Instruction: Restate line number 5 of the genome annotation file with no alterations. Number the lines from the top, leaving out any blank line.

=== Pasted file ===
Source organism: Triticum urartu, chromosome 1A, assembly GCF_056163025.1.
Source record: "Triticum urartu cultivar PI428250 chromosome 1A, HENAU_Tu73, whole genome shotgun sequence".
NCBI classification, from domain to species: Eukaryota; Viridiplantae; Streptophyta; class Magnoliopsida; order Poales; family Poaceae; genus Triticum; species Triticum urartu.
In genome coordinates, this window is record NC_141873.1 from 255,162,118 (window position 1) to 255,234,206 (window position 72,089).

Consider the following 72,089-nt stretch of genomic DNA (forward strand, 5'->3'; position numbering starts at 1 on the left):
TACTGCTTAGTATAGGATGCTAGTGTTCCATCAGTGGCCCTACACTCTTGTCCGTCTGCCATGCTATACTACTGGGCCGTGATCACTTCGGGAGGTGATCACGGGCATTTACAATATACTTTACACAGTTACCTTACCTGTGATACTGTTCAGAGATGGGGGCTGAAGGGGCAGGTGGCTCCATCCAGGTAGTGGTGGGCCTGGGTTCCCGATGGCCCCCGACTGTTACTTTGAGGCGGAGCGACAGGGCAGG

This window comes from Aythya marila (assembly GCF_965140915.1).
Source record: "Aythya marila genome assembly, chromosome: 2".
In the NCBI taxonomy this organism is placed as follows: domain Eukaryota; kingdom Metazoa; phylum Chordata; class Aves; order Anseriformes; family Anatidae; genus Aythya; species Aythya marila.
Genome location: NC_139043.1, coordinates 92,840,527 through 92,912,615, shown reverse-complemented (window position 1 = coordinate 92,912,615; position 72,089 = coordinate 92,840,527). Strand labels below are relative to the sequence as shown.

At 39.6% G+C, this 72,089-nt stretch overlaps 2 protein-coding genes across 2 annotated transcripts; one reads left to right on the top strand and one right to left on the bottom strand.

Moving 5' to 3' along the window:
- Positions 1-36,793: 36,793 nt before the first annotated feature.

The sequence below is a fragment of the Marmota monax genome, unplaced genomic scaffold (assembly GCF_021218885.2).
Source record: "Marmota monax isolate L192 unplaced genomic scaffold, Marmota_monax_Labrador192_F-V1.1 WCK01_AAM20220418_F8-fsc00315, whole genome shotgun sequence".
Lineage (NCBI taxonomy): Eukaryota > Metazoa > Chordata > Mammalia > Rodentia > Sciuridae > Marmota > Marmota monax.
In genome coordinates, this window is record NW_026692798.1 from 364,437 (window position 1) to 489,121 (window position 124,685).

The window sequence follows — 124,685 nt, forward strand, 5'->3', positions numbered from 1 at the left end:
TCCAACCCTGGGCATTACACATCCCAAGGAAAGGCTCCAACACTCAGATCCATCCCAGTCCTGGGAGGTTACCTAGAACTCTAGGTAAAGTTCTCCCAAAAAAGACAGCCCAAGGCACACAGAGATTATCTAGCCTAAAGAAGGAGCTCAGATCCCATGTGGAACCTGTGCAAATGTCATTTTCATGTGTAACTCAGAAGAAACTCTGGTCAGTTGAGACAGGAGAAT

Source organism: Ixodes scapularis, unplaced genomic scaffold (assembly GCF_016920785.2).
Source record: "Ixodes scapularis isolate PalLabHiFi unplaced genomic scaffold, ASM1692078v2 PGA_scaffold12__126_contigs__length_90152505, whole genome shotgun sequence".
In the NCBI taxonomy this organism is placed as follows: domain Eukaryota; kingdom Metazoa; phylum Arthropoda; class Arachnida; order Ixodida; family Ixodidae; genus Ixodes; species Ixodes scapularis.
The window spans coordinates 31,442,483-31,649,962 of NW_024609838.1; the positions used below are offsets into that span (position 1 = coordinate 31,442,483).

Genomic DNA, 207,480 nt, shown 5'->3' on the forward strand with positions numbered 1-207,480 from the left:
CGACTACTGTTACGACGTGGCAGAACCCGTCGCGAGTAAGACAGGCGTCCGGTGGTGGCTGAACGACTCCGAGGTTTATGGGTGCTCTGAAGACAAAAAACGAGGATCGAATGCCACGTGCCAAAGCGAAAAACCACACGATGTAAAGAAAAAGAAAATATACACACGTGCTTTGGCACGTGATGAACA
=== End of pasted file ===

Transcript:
Consider the following 72,089-nt stretch of genomic DNA (forward strand, 5'->3'; position numbering starts at 1 on the left):